homologue vs ortholog

Todd Richmond trichmon at students.wisc.edu
Tue Sep 3 19:26:40 EST 1996


In article <322B1B95.330C at aesop.rutgers.edu>, meisel at AESOP.RUTGERS.EDU wrote:

>Recently when reading a variety of papers I have seen ortholog and
>homologue used in similar context.  I'm pretty sure there is a
>difference between ortholog and homologue but am unsure of what that
>difference is.  Unfortunately, ortholog is not in the Webster's
>dictionary or in a genetic dictionary we have available.  Could someone
>please explain the difference between ortholog and homologue, as well as
>the criteria necessary to define a sequence as an ortholog or a
>homologue.  
>
Since no one else has leaped in, I'll bite:

Start with Gene A.
Duplicate Gene A to get Gene A'
Hit speciation point.  Now you have two species, both with a Gene A and a Gene 
A'.  Call the four genes 1A, 1A', 2A, and 2A'
There are three different types of homologous comparison possible when 
comparing these gene combinations.
1A and 2A are orthologs, same gene in different species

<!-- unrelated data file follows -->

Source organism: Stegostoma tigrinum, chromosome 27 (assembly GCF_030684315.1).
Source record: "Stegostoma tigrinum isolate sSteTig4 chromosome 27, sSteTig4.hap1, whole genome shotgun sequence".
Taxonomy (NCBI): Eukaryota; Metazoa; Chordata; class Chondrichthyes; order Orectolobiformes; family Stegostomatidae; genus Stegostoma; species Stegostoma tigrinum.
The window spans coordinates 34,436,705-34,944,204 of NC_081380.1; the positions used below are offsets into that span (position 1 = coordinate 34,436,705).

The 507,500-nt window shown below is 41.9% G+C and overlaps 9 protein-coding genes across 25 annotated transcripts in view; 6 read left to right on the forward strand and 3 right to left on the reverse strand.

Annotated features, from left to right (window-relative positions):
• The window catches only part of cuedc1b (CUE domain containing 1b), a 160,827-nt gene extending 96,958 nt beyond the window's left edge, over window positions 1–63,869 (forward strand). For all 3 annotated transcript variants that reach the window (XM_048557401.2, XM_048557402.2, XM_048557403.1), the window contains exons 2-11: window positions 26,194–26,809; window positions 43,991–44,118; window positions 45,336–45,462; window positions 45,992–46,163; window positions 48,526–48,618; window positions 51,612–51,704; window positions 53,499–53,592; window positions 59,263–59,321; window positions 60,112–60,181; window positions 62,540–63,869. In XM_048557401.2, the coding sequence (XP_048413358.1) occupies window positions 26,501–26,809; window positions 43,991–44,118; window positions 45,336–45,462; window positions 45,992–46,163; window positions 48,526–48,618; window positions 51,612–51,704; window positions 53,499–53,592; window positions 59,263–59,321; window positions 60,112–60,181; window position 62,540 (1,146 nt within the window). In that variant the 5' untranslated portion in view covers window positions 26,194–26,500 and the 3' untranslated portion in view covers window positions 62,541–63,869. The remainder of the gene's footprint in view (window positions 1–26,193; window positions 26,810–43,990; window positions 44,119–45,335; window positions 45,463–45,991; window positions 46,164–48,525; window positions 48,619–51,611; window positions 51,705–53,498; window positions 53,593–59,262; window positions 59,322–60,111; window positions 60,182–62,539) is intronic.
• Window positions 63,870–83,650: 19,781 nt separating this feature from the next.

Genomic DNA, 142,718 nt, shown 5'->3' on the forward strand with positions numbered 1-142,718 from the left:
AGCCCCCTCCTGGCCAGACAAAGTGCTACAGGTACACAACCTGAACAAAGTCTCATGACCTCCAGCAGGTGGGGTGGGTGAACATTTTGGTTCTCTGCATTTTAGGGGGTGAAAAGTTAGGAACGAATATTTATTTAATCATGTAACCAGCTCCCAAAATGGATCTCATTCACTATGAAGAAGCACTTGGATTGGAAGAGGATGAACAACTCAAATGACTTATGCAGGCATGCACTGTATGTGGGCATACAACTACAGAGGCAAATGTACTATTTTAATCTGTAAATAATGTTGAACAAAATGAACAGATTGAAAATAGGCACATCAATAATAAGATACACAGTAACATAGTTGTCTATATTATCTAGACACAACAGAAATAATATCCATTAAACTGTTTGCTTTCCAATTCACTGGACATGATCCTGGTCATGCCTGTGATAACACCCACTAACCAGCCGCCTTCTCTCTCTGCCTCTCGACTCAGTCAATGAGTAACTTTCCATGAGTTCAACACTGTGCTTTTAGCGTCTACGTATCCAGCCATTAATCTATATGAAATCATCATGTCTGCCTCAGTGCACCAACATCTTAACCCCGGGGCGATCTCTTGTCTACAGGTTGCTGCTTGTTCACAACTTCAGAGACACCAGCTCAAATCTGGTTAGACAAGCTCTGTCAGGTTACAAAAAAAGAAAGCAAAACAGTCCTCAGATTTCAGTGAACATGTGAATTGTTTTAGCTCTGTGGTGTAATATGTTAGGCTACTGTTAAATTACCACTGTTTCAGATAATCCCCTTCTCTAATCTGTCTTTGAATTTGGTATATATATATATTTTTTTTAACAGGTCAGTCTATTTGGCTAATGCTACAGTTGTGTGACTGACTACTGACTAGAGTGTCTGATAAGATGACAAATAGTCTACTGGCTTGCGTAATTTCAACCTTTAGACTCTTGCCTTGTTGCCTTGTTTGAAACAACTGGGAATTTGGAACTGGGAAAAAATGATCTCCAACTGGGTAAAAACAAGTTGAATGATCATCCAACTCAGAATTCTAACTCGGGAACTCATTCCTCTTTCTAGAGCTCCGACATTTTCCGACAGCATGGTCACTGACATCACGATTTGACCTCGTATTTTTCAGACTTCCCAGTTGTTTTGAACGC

1A and 1A' are paralogs, duplicated gene in same species
1A and 2A' are metalogs, one gene compared to the duplicated gene in a 
different species.

In the generic sense, orthologs, paralogs and metalogs are all "homologs" but 
the one most commonly used is the orthologous relationship.

For comparing genes you want to use the orthologous genes of 1A and 2A.  You  
really shouldn't use 1A and 2A' to do comparisons.  Looking at the paralogs is 
useful if you want to determine the approximate time of duplication of the 
gene.

Hope this helps,

Todd

*********************************************************
Todd Richmond                  trichmon at students.wisc.edu
B129 Birge Hall                UW-Madison Dept of Botany      

"It's better to ask forgiveness than it is to get permission."
The late Rear Admiral Grace Hopper



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